Google’s Halloween lock-out caused by false positive

Google Docs

Who is in charge of files created and stored on Google Docs and Drive?

Most people assume it’s the user or team sharing them but an incident affecting these services on Halloween has reminded everyone that there is always a superuser with absolute power sitting above this – Google itself.

On that particular day, a portion of Docs users started finding themselves blocked from opening or editing specific documents. Many reported seeing the following message:

This item has been flagged as inappropriate and can no longer be shared.

Except the files were wholly innocent of the charge, something that was quickly pointed out to Google using the preferred medium of modern complaint, Twitter. A few hours later, access to the files was restored.

All back to normal? Not exactly.

On Friday, Google offered an official explanation for what went wrong:

A short-lived bug that incorrectly flagged some files as violating our terms of service (TOS). [This] caused the Google Docs and Drive services to misinterpret the response from these protection systems and erroneously mark some files as TOS violations, thus causing access denials for users of those files.

What Google is saying is that its “unparalleled automatic, preventive security precautions … using both static and dynamic antivirus techniques” suffered what is known in the trade as a false positive.

This happens when a security system incorrectly flags something as suspect that isn’t, a phenomenon affecting all systems from time to time.

While not fun they’re still less worrisome than a false negative, which happens when a genuinely malicious file slips through unnoticed.

Nonetheless, the incident makes it clear that every time a user creates a file on Drive (which is where Docs files are stored), there is a possibility that it might at some point be scanned by Google’s security software to decide whether it’s “inappropriate” or not.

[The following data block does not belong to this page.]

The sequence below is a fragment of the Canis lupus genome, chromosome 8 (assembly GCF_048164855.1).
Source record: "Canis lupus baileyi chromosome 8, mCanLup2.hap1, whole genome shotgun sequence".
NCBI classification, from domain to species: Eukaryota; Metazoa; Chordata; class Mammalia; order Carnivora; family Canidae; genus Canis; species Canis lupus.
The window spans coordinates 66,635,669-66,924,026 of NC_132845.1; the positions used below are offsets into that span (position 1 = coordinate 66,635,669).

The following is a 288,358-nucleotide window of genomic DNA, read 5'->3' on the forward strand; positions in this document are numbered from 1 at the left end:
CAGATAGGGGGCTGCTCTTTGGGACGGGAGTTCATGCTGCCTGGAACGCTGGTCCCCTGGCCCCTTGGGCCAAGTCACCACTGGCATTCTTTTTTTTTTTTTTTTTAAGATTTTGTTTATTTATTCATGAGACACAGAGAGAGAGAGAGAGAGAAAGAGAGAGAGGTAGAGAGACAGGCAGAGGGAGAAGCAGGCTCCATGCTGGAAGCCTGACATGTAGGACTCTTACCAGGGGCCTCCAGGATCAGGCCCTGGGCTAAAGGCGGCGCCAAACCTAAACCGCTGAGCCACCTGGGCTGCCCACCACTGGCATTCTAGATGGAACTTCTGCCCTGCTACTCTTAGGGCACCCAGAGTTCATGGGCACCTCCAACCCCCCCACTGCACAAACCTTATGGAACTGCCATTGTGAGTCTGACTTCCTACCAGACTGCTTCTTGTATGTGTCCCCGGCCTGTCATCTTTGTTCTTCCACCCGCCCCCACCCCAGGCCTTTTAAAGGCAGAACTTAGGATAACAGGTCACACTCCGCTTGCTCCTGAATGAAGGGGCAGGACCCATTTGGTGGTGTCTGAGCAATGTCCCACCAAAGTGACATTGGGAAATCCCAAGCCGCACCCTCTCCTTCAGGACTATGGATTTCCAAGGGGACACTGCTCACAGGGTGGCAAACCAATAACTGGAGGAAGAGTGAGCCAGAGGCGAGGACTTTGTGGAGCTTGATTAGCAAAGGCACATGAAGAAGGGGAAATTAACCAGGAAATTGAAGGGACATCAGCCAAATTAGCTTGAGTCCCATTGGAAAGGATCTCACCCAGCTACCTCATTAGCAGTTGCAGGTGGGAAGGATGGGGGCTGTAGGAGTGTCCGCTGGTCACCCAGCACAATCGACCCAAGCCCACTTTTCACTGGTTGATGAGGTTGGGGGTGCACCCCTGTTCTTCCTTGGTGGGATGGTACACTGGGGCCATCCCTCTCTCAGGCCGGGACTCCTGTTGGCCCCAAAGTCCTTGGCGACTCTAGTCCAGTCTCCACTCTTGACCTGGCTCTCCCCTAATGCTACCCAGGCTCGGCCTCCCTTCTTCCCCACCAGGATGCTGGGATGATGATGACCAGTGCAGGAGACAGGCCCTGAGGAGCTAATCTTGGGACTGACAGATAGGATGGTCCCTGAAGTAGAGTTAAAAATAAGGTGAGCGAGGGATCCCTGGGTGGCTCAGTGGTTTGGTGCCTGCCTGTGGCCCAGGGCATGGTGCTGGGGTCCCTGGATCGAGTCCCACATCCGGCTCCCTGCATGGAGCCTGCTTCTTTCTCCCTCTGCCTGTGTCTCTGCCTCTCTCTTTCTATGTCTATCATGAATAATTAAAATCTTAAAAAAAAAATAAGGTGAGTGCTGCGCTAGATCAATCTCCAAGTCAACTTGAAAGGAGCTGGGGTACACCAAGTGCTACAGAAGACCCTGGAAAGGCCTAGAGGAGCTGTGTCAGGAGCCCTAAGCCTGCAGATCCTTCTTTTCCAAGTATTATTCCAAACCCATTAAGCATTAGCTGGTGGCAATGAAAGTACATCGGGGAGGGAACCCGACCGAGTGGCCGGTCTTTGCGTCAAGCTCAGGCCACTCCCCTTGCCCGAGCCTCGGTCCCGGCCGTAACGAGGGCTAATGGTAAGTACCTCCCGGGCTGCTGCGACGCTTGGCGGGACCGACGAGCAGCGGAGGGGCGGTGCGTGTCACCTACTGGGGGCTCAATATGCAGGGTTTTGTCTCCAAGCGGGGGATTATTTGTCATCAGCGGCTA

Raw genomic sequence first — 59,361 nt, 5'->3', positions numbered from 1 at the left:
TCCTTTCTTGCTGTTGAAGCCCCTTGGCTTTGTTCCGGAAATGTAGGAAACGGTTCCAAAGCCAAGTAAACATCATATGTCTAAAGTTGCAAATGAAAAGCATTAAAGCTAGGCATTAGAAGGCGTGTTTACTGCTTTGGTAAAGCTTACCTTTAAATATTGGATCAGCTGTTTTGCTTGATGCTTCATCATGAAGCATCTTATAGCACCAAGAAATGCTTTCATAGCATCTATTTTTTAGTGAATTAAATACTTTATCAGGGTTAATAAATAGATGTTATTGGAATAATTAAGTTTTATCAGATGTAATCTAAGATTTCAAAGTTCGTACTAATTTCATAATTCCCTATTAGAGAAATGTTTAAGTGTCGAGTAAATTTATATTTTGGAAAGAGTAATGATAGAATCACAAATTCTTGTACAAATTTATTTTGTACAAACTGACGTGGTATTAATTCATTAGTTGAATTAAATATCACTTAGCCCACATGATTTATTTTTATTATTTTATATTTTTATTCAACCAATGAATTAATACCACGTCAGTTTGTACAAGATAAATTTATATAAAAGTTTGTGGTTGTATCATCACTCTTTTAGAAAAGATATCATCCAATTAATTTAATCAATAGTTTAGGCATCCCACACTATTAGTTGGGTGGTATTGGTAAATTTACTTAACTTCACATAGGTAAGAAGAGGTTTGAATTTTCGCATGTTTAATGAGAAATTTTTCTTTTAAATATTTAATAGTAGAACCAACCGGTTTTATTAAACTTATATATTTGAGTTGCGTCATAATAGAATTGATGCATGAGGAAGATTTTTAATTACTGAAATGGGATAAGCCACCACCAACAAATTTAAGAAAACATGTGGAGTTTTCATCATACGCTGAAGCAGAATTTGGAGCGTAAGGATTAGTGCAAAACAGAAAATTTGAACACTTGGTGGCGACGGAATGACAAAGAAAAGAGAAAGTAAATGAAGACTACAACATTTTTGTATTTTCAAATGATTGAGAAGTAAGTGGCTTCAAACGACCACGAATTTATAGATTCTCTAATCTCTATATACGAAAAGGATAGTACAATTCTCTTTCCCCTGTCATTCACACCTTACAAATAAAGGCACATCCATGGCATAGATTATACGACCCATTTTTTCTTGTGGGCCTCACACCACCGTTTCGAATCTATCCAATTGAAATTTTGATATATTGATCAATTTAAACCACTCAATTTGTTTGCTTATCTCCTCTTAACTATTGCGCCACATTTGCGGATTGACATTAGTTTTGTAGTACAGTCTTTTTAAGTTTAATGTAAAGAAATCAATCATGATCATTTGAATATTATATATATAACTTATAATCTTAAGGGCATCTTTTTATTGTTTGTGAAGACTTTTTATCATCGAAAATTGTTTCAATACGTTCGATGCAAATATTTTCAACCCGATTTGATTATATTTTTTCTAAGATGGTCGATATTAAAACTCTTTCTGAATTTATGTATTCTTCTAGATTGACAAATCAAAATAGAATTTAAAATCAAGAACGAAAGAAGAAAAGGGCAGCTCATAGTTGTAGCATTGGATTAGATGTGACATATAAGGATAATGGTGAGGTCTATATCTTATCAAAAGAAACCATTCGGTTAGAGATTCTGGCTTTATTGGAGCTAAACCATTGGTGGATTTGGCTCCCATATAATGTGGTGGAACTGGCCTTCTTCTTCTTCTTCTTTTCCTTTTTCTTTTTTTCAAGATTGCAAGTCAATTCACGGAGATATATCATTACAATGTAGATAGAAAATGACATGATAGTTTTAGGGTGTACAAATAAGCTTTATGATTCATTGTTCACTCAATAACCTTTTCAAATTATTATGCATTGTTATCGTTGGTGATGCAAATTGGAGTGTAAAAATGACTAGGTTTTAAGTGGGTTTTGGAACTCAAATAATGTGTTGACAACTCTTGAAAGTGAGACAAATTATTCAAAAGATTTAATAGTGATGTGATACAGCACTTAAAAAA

Drive has been widely abused to host malicious (boobytrapped) files, command and control and even crude phishing attacks, so you can understand why Google might want to do such a thing.

The deeper issue is how this is done and whether it in any way compromises privacy over and above the implicit fact (as stated in the terms and conditions) that Google can be legally compelled to hand files over to law enforcement if presented with a court order.

On the basis of Google’s policies it seems unlikely to me that the system reads the contents of files or scans each individually as it is created and used. Rather, periodic scans are run on groups of files as a way of spotting patterns that indicate something suspicious is afoot.

We have no way of knowing how well this system spots malice, but we can say from the rarity of events like this, where large numbers of users are locked out, that disruptive false positives are rare.

It’s possible individual users can protect themselves against this kind of glitch by mirroring Drive files to a local machine and working on those offline. This definitely won’t work for G Suite (formerly Apps for Work) files shared across multiple users and hosted online, however.

The lesson from the Halloween lock-out remains that while content sitting on Drive or created through Docs might belong to the user, the service itself is always Google’s domain. If only more people read the T&Cs.